French convict helped to freedom by drones
The gang that helped free one of France’s most notorious criminals from prison used drones for reconnaissance as part of preparation for the jail break, the country’s justice minister said Monday.
Justice Minister Nicole Belloubet said it was “without a doubt” that the group responsible for helping convicted robber Redoine Faid escape on Sunday — for a second time — from a French prison had used drones to observe the premises before using a helicopter to whisk him away to freedom.
“It’s a completely exceptional escape that clearly required a very well-prepared commando group given there was a helicopter, three people and an instructor taken hostage,” France’s Justice Minister Nicole Belloubet said in a statement.
Faid escaped from the prison in Seine-et-Marne, near Paris, after two or three heavily armed men hijacked a helicopter and forced the pilot to fly to help him escape.
After picking Faid up Sunday, the armed men forced the pilot to fly them to the Val d’Oise region, northwest of Paris, before releasing the pilot unharmed and fleeing in an unidentified vehicle, the Interior Ministry said.
The escape followed a warning from a prison officer that Faid was taking too much interest in the prison where he was being held and should be transferred to another facility.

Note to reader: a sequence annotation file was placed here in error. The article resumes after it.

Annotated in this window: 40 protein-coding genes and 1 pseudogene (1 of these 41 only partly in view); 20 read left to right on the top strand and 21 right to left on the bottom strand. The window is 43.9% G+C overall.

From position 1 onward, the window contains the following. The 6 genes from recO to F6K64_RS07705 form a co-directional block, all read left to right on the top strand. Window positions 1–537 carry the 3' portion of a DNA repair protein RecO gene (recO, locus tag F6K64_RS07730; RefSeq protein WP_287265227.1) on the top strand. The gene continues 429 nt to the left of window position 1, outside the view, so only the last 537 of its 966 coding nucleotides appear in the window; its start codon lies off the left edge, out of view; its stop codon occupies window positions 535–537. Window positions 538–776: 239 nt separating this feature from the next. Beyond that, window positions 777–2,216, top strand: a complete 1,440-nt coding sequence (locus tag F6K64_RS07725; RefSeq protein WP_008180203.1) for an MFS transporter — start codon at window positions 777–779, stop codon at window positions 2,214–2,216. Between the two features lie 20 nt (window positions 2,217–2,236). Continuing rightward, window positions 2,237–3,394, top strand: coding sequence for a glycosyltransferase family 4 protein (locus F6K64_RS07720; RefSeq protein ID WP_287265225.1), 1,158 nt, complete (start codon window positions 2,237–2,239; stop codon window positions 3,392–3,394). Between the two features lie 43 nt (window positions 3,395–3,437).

About 10 days before the prison break, the officer was told Faid would be moved in September.
He replied in writing, “We are running a grave and serious risk of disturbing public order, not to mention the risk of very grave — perhaps irrevocable — violence on our staff. Today we are acting in an emergency and tomorrow we will be acting after the event.”
The National Penitentiary Union provided CNN with redacted copies of the correspondence, removing the name of the officer who raised the alarm.
Faid was serving 25 years in prison for his role in a failed 2010 robbery that resulted in the death of French police officer Aurélie Fouquet.
He was also given 10 years following his 2013 prison escape in which he used explosives to blast his way out, the Paris prosecutor’s office said.
On Monday, Prime Minister Edouard Phillipe told French Radio that there were 3,000 police officers hunting for him.
Justice Minister Belloubet has called for an immediate review of the prison system in France, criticizing security at the prison where Faid escaped as “passive.”
In April 2013, Faid held five people — including four guards — at gunpoint at a detention center in the northern city of Lille, officials said.
He then detonated explosives to destroy five doors, penitentiary union spokesman Etienne Dobremetz told CNN affiliate BFMTV. It was not clear how he got the gun and explosives.
Faid grew a beard and wore a wig while on the run. After an international manhunt that spanned dozens of countries, he was captured at a hotel east of Paris and locked up in a different prison.